Studies in Learning, Evaluation, Innovation and Development > Vol. 8, No. 1 (2011)

Immersive virtual reality: potential use in an undergraduate nursing & midwifery programmes in Scotland.

Stephen McGhee, University of Stirling
P.J. Bradley, University of Stirling
A.G. McComish, University of Stirling

Abstract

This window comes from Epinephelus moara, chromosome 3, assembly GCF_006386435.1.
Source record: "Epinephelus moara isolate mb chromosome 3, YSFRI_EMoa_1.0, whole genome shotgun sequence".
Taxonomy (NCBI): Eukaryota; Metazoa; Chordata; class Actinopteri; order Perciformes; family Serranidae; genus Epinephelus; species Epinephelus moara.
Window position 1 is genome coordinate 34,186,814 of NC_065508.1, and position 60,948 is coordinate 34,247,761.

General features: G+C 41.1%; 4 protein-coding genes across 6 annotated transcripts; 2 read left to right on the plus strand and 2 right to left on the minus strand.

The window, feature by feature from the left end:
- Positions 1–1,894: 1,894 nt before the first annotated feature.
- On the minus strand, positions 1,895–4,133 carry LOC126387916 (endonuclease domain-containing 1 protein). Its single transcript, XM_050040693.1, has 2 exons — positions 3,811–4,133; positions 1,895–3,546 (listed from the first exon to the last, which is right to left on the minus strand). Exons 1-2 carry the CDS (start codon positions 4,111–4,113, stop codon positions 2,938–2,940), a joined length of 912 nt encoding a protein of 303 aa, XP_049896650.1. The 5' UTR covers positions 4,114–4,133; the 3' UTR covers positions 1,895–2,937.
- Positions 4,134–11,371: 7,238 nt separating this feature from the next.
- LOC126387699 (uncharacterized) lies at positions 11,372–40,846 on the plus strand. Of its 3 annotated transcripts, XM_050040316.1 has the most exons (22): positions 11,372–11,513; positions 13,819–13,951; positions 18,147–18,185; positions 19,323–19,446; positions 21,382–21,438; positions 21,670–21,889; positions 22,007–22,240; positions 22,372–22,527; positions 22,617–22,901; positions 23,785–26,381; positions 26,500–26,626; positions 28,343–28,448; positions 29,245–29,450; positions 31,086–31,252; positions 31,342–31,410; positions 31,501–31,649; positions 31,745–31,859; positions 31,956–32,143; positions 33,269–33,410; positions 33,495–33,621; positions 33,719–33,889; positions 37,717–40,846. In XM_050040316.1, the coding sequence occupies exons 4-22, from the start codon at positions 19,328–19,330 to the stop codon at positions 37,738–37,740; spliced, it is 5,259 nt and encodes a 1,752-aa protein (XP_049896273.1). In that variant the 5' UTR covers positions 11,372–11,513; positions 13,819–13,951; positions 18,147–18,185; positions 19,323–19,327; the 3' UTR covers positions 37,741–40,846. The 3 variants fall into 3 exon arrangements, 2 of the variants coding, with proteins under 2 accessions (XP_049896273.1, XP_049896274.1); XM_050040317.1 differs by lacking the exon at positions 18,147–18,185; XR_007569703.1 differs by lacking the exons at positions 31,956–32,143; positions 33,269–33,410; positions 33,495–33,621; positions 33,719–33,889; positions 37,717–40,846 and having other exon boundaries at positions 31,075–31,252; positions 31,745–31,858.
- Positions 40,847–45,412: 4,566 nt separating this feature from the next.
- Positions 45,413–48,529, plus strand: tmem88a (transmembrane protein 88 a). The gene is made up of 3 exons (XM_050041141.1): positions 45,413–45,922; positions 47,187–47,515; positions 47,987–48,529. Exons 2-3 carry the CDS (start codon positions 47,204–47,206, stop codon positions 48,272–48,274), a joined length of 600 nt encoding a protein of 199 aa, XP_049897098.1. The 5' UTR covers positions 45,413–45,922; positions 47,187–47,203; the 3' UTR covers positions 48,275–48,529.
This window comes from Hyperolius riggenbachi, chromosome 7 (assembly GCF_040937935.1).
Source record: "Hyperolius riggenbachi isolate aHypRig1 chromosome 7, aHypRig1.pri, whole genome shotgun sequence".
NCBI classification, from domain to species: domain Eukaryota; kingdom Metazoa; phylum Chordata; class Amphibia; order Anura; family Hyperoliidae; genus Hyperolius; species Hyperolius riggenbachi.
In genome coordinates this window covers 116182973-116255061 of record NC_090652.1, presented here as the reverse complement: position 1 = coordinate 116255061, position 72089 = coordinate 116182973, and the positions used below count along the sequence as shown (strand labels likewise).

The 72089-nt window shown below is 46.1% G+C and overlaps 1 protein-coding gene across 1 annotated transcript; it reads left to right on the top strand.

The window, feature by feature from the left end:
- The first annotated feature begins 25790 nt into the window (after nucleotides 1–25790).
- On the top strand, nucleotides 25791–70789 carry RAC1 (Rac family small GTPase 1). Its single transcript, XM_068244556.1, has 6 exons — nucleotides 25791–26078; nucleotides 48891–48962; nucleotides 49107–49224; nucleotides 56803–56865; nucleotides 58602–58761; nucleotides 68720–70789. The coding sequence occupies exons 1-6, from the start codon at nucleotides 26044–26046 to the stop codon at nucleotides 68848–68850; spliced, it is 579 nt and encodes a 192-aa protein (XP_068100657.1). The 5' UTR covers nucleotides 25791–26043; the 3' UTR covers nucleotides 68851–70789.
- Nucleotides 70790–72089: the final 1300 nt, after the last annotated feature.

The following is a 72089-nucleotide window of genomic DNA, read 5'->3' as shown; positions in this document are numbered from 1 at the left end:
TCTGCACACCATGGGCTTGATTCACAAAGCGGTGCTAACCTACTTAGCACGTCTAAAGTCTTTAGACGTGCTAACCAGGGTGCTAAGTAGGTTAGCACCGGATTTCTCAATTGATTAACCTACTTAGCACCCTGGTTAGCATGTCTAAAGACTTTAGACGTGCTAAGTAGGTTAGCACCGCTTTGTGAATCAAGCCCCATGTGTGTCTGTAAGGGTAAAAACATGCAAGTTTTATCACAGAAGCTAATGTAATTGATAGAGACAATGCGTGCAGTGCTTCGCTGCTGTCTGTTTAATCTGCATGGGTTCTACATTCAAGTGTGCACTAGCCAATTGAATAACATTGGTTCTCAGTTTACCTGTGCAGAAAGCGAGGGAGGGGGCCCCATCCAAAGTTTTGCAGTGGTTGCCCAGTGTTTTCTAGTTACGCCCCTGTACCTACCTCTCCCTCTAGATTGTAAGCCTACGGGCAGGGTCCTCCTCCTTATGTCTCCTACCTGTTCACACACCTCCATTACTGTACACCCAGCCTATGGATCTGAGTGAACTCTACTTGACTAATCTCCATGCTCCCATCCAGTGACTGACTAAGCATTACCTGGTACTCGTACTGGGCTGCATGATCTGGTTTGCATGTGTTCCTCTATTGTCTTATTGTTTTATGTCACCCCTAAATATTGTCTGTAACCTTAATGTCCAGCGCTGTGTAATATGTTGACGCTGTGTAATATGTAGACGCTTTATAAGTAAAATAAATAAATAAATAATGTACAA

This article explores some of the tensions involved in introducing simulated learning in to pre-registration nursing and midwifery programmes in one Scottish University. While these tensions may be unique to the United Kingdom it may be useful highlighting them to an international audience. The suggestion being made is that the concept/construct of simulation has been extended from a traditional orientation to incorporate virtual reality learning in general and Immersive Virtual Reality in particular. The authors tentatively promote this development and actively suggest that so doing improves the student learning experience shifts the balance of education from passive to active learning and ensures safety of the general public in clinical settings. The authors are keen to explore and develop uses for virtual reality learning in pre - registration nursing and midwifery curricula, whilst cautioning that student skill development involves a careful balance of mastering technical skills and developing human relationships in their application. The challenge for nurse and midwifery educators is to ensure that essential skills development is contextualized within the health and well-being continuum.

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